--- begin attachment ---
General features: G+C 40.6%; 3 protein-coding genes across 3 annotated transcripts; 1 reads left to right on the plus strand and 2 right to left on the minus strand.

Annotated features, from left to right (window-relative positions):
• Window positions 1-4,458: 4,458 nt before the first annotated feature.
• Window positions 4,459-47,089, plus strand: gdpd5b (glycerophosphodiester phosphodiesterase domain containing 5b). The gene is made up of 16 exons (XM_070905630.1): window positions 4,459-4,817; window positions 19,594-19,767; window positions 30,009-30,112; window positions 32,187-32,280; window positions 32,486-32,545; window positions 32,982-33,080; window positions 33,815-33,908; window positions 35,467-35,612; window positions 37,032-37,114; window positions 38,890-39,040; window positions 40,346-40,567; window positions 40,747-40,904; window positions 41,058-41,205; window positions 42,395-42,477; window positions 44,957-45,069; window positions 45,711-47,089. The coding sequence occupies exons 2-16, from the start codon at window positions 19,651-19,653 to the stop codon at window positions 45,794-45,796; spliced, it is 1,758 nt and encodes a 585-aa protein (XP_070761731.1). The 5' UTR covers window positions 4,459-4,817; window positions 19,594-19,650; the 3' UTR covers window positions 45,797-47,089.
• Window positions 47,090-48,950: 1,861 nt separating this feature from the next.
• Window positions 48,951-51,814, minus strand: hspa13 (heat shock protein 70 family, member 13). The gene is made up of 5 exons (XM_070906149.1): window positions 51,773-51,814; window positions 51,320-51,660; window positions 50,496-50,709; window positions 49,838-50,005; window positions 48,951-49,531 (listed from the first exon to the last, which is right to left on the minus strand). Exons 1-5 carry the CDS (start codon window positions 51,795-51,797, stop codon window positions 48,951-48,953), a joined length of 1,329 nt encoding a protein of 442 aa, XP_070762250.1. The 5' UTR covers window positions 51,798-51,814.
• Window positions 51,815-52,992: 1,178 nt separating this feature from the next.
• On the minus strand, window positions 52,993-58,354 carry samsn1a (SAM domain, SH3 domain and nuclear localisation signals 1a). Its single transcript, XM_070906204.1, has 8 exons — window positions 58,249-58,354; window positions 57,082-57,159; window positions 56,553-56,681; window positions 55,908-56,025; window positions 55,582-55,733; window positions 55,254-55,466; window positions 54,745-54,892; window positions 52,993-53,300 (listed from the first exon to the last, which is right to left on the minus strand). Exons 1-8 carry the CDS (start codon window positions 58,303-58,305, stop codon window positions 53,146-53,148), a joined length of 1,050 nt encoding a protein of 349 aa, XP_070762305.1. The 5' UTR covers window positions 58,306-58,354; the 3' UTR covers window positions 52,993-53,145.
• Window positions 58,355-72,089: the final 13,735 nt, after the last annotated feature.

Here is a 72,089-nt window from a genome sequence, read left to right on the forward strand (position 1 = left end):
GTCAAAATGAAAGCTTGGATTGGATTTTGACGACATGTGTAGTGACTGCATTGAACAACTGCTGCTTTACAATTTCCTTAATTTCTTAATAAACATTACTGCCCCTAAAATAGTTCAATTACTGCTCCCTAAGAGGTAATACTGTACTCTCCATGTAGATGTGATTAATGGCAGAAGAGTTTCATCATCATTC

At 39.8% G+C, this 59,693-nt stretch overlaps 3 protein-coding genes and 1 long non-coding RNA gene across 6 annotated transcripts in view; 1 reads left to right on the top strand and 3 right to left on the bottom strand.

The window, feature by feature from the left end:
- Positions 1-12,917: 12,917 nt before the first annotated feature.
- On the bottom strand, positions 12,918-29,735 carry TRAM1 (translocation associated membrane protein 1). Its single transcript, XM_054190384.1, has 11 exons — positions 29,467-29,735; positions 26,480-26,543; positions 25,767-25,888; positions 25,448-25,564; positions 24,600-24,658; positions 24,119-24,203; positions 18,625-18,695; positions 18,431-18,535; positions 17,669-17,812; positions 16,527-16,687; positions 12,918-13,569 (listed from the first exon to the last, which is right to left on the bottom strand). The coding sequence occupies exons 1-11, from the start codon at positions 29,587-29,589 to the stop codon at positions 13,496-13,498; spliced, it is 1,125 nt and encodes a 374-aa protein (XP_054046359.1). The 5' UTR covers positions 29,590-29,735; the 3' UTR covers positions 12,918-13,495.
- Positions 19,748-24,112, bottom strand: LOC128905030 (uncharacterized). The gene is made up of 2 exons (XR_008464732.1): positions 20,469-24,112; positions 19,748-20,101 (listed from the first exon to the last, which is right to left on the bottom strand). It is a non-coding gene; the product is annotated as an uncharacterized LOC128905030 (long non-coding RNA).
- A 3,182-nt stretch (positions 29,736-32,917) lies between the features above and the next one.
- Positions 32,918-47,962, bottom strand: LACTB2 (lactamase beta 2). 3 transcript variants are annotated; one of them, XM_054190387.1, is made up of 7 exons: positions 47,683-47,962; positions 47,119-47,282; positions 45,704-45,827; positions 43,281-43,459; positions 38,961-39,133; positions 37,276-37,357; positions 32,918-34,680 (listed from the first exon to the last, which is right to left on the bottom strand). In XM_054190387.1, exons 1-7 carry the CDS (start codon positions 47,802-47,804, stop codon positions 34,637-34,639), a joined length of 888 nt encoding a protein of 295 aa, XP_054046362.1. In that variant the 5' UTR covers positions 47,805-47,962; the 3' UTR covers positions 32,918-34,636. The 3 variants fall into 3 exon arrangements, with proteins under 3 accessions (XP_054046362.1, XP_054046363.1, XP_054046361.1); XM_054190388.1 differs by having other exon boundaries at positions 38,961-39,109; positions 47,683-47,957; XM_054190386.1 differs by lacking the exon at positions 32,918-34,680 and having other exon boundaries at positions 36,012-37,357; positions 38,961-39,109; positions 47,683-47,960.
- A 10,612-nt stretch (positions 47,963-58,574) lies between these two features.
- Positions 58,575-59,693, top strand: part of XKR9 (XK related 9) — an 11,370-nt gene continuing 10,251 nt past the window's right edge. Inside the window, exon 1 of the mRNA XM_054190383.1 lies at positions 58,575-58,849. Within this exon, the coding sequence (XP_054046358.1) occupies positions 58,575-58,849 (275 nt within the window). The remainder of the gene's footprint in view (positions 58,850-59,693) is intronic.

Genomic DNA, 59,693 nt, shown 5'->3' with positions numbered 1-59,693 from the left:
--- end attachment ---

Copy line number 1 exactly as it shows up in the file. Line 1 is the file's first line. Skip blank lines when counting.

General features: G+C 40.6%; 3 protein-coding genes across 3 annotated transcripts; 1 reads left to right on the plus strand and 2 right to left on the minus strand.